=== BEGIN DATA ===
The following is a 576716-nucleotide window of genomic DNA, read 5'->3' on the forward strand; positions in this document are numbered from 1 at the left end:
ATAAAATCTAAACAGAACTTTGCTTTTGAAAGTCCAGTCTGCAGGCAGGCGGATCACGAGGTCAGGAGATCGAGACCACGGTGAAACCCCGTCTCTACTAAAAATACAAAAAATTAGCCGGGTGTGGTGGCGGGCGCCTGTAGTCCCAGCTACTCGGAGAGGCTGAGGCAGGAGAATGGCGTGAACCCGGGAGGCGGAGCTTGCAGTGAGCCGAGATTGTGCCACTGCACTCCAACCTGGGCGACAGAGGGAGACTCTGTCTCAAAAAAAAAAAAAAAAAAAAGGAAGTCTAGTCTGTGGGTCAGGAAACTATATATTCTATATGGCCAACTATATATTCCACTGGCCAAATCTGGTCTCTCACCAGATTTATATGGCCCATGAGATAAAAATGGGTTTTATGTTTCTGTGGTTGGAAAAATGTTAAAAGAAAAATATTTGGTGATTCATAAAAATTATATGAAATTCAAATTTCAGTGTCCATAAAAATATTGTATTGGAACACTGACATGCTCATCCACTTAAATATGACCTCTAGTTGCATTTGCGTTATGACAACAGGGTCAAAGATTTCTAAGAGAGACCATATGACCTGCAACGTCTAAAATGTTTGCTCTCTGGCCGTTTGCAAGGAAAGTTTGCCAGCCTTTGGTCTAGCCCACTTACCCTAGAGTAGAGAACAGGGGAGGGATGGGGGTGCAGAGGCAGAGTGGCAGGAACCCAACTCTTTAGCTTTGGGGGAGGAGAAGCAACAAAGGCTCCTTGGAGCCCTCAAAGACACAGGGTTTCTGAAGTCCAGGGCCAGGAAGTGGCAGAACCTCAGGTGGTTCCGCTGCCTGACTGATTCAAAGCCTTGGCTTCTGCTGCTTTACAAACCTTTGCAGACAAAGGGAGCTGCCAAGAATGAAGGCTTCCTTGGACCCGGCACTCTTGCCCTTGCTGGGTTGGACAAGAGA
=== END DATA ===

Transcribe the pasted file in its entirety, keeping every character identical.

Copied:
The following is a 576716-nucleotide window of genomic DNA, read 5'->3' on the forward strand; positions in this document are numbered from 1 at the left end:
ATAAAATCTAAACAGAACTTTGCTTTTGAAAGTCCAGTCTGCAGGCAGGCGGATCACGAGGTCAGGAGATCGAGACCACGGTGAAACCCCGTCTCTACTAAAAATACAAAAAATTAGCCGGGTGTGGTGGCGGGCGCCTGTAGTCCCAGCTACTCGGAGAGGCTGAGGCAGGAGAATGGCGTGAACCCGGGAGGCGGAGCTTGCAGTGAGCCGAGATTGTGCCACTGCACTCCAACCTGGGCGACAGAGGGAGACTCTGTCTCAAAAAAAAAAAAAAAAAAAAGGAAGTCTAGTCTGTGGGTCAGGAAACTATATATTCTATATGGCCAACTATATATTCCACTGGCCAAATCTGGTCTCTCACCAGATTTATATGGCCCATGAGATAAAAATGGGTTTTATGTTTCTGTGGTTGGAAAAATGTTAAAAGAAAAATATTTGGTGATTCATAAAAATTATATGAAATTCAAATTTCAGTGTCCATAAAAATATTGTATTGGAACACTGACATGCTCATCCACTTAAATATGACCTCTAGTTGCATTTGCGTTATGACAACAGGGTCAAAGATTTCTAAGAGAGACCATATGACCTGCAACGTCTAAAATGTTTGCTCTCTGGCCGTTTGCAAGGAAAGTTTGCCAGCCTTTGGTCTAGCCCACTTACCCTAGAGTAGAGAACAGGGGAGGGATGGGGGTGCAGAGGCAGAGTGGCAGGAACCCAACTCTTTAGCTTTGGGGGAGGAGAAGCAACAAAGGCTCCTTGGAGCCCTCAAAGACACAGGGTTTCTGAAGTCCAGGGCCAGGAAGTGGCAGAACCTCAGGTGGTTCCGCTGCCTGACTGATTCAAAGCCTTGGCTTCTGCTGCTTTACAAACCTTTGCAGACAAAGGGAGCTGCCAAGAATGAAGGCTTCCTTGGACCCGGCACTCTTGCCCTTGCTGGGTTGGACAAGAGA